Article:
Microdosing LSD

Microdosing of LSD is basically taking minute doses of the substance. It is claimed to have numerous health benefits, such as improving mood and reducing pain, but scientific proof for such claims is scarce.

The practice of microdosing comprises tiny doses of psychedelic substances, namely 5–10% of the amount taken to induce a trip. Said doses are taken daily for several days, with varying days “off” depending on the protocol. While anecdotal accounts indicate promising benefits for mental health, actual studies of microdosing LSD are few and far between.

What is microdosing?

Simply put, microdosing is the practice of taking minute doses of anything. In our context, it is low doses of psychedelic drugs.

Psychedelics are substances that induce a set of complex effects on the mind and body with the most notable ones being visual, sensory and auditory hallucinations. Some common psychedelics are LSD, psilocybin mushrooms, ayahuasca and DMT.

The first evidence of microdosing dates back to the early 16th century, with the notes of a Spanish friar describing how Aztecs took low doses of psilocybin (the active ingredient in magic mushrooms) to relieve fever and joint pain. Research around psychedelics became prevalent following the discovery of LSD in 1943. Some claim that it was LSD that brought about the discovery of the double-helix structure of DNA, along with additional major scientific breakthroughs. Apple founder Steve Jobs has made claims that he owes his achievements and developments to the effects of LSD.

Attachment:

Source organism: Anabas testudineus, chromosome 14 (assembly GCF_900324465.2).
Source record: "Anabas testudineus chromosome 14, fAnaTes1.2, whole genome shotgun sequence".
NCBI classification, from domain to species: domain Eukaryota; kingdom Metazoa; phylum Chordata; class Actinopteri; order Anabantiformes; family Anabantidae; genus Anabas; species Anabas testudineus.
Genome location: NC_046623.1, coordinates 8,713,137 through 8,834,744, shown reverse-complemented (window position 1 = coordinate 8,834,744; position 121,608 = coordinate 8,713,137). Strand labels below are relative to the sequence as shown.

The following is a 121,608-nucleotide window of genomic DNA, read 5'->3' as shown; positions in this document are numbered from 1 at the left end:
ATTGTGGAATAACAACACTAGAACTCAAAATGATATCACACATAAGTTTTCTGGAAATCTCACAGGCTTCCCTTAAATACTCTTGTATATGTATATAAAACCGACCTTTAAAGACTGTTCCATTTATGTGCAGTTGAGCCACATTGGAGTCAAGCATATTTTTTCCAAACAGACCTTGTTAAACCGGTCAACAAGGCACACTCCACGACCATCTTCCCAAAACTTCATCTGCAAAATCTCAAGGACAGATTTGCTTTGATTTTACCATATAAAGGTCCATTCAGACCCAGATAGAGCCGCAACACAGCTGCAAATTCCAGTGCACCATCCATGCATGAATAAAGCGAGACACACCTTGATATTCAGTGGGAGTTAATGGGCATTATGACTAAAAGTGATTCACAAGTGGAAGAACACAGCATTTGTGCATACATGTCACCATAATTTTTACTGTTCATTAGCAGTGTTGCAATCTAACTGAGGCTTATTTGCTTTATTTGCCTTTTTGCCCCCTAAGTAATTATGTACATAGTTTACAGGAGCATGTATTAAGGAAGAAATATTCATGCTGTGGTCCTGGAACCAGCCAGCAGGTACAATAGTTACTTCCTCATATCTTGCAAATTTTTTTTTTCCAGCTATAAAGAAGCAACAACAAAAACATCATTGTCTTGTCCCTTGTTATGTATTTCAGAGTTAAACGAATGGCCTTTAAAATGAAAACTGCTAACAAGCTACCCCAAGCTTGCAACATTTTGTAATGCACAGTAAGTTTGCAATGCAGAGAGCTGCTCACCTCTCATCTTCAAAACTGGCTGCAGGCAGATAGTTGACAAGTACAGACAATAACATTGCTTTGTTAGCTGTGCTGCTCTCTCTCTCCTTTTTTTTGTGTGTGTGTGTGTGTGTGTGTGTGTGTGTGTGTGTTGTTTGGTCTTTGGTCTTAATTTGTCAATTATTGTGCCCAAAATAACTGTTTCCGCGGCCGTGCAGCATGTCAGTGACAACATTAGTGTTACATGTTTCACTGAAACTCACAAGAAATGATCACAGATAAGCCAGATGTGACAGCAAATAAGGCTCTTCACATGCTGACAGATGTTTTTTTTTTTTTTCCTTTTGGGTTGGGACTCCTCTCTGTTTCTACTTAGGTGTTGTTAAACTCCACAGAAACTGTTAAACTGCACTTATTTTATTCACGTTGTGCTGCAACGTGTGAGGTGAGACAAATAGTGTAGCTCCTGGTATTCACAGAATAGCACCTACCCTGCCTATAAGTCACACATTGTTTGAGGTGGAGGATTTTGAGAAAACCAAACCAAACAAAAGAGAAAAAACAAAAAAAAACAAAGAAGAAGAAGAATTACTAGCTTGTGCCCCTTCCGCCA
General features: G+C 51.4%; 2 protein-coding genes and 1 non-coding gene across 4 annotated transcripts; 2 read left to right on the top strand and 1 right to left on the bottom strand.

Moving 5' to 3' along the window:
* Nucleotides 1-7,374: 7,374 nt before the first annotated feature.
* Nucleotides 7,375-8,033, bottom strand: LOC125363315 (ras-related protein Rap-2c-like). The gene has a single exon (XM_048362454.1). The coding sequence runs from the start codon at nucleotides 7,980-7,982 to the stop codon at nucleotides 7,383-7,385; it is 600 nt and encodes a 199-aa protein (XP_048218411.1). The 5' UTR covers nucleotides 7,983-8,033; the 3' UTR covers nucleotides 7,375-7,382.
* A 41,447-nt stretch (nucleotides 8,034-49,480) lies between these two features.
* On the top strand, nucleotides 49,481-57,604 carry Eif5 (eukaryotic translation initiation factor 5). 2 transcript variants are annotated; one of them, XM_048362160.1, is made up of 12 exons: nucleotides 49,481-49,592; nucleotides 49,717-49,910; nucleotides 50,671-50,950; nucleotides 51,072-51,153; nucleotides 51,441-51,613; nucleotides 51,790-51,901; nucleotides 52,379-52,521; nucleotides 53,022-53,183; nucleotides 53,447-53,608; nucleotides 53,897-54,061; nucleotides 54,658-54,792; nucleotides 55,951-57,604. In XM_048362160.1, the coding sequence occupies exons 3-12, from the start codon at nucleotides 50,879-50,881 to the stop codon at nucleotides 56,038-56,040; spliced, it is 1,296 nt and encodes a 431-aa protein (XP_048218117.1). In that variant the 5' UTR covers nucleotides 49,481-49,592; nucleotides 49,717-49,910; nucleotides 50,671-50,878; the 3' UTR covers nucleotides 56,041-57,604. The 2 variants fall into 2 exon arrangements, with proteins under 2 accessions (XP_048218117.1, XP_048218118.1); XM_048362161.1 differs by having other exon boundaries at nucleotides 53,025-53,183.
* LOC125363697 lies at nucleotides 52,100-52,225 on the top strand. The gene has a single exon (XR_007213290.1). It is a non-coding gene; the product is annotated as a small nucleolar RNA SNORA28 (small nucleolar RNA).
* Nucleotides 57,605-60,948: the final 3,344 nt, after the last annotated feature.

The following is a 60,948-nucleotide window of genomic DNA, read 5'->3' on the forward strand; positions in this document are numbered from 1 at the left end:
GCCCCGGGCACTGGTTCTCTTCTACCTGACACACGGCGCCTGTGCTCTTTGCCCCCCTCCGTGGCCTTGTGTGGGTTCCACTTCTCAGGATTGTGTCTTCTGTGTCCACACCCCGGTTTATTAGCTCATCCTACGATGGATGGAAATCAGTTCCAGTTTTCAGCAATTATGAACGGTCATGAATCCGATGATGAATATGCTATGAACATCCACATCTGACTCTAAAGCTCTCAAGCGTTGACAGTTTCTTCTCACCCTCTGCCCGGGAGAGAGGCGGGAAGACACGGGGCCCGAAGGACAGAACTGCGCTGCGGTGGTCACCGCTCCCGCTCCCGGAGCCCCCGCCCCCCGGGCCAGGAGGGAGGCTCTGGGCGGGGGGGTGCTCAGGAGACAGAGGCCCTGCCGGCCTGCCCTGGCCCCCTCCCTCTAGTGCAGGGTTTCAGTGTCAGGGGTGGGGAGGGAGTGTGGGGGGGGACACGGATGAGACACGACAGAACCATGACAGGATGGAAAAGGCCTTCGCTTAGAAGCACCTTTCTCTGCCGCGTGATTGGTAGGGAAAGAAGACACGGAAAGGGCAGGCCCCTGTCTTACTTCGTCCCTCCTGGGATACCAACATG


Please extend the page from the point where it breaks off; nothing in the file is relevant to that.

The plethora of accounts regarding the tremendous benefits of microdosing psychedelics is still powerless against government concerns on abuse, which make legal restrictions remain as they were for the past 50 years. Hence, scientific research is extremely limited and evidence to support or reject the use of psychedelics microdosing even more so.

How does microdosing LSD work

The microdosing of LSD comprises LSD doses that are so small that they do not induce mind-altering effects. These doses are typically taken routinely, once a day for a certain period. The exact amount of LSD in microdosing varies by user and protocol. Generally speaking, microdosing usually refers to one-tenth to one-twentieth of a macrodose (recreational).

A 2019 online survey revealed that the most common dose was 10 micrograms (mcg). According to that survey, most microdosers follow one of three microdosing protocols:

· Microdosing every other day

· Microdosing for two consecutive days followed by two days “off”

· Microdosing over the weekdays and no doses whatsoever on Saturday and Sunday

Most respondents to the survey said they were microdosing for one week at a time and up to two years. The survey also revealed that about 50% of microdosers have their own protocol.

Health benefits of microdosing

The actual benefits of microdosing LSD have yet to be established in a formal research. One of the few modern studies exploring this subject, found no impact on mental focus.

Most claimed studies on microdosing of psychedelics are no more than online surveys comprising only personal accounts by users with no controlled information regarding their source of the substance and their personal background. This type of information, which is considered unreliable, only reinforces claims about any benefits being merely the result of a placebo effect.

If you’re willing to rely on anecdotal evidence and preliminary research, microdosing LSD may have various mental benefits such as:

· Relief of depression

· Improving cognitive abilities

· Alleviating the symptoms of ADD

· Increasing energy

· Reducing anxiety

· Mitigating the effects of trauma

· Reducing craving and help in overcoming addictions

· Alleviating pain

· Alleviating migraines and headaches

· Improving sleep quality

· Enhancing sensory perception

· Improving cardiovascular endurance

· Improving emotional balance and mood

A 2020 study also found that:

· 21% of respondents said they turned to microdosing due to depression

· 7% microdosed to reduce anxiety

· 9% microdosed to seek relief for other mental health conditions

· 2% microdosed to reduce or cease addiction

Between the 1950s and 1970s, while LSD research was widely popular, LSD was examined as a means to treat mental conditions such as: